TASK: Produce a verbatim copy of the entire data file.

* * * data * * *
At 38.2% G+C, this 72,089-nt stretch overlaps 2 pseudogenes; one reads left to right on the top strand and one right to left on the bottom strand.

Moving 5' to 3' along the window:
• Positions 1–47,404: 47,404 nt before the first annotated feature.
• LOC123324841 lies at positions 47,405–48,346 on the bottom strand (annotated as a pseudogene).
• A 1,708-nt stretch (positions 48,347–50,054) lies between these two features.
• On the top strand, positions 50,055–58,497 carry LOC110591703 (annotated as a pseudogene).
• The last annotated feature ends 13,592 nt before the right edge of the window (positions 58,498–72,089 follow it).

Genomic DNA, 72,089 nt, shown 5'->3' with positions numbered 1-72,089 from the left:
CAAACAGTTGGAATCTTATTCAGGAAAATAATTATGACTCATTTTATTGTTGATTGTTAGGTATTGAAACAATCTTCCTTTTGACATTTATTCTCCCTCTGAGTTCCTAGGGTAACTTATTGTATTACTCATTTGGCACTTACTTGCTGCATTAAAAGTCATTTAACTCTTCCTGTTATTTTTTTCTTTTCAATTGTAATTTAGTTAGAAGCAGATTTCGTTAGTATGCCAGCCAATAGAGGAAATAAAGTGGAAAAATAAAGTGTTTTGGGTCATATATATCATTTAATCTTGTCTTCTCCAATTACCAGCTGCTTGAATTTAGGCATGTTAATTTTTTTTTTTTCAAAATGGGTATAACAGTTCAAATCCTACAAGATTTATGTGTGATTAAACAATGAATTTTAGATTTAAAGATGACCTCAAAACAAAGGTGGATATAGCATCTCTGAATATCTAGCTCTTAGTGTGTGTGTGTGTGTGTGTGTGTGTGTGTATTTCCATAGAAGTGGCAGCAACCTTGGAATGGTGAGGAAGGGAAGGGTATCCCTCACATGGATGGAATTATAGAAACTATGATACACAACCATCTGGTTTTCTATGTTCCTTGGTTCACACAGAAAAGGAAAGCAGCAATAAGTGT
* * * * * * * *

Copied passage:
At 38.2% G+C, this 72,089-nt stretch overlaps 2 pseudogenes; one reads left to right on the top strand and one right to left on the bottom strand.

Moving 5' to 3' along the window:
• Positions 1–47,404: 47,404 nt before the first annotated feature.
• LOC123324841 lies at positions 47,405–48,346 on the bottom strand (annotated as a pseudogene).
• A 1,708-nt stretch (positions 48,347–50,054) lies between these two features.
• On the top strand, positions 50,055–58,497 carry LOC110591703 (annotated as a pseudogene).
• The last annotated feature ends 13,592 nt before the right edge of the window (positions 58,498–72,089 follow it).

Genomic DNA, 72,089 nt, shown 5'->3' with positions numbered 1-72,089 from the left:
CAAACAGTTGGAATCTTATTCAGGAAAATAATTATGACTCATTTTATTGTTGATTGTTAGGTATTGAAACAATCTTCCTTTTGACATTTATTCTCCCTCTGAGTTCCTAGGGTAACTTATTGTATTACTCATTTGGCACTTACTTGCTGCATTAAAAGTCATTTAACTCTTCCTGTTATTTTTTTCTTTTCAATTGTAATTTAGTTAGAAGCAGATTTCGTTAGTATGCCAGCCAATAGAGGAAATAAAGTGGAAAAATAAAGTGTTTTGGGTCATATATATCATTTAATCTTGTCTTCTCCAATTACCAGCTGCTTGAATTTAGGCATGTTAATTTTTTTTTTTTCAAAATGGGTATAACAGTTCAAATCCTACAAGATTTATGTGTGATTAAACAATGAATTTTAGATTTAAAGATGACCTCAAAACAAAGGTGGATATAGCATCTCTGAATATCTAGCTCTTAGTGTGTGTGTGTGTGTGTGTGTGTGTGTGTATTTCCATAGAAGTGGCAGCAACCTTGGAATGGTGAGGAAGGGAAGGGTATCCCTCACATGGATGGAATTATAGAAACTATGATACACAACCATCTGGTTTTCTATGTTCCTTGGTTCACACAGAAAAGGAAAGCAGCAATAAGTGT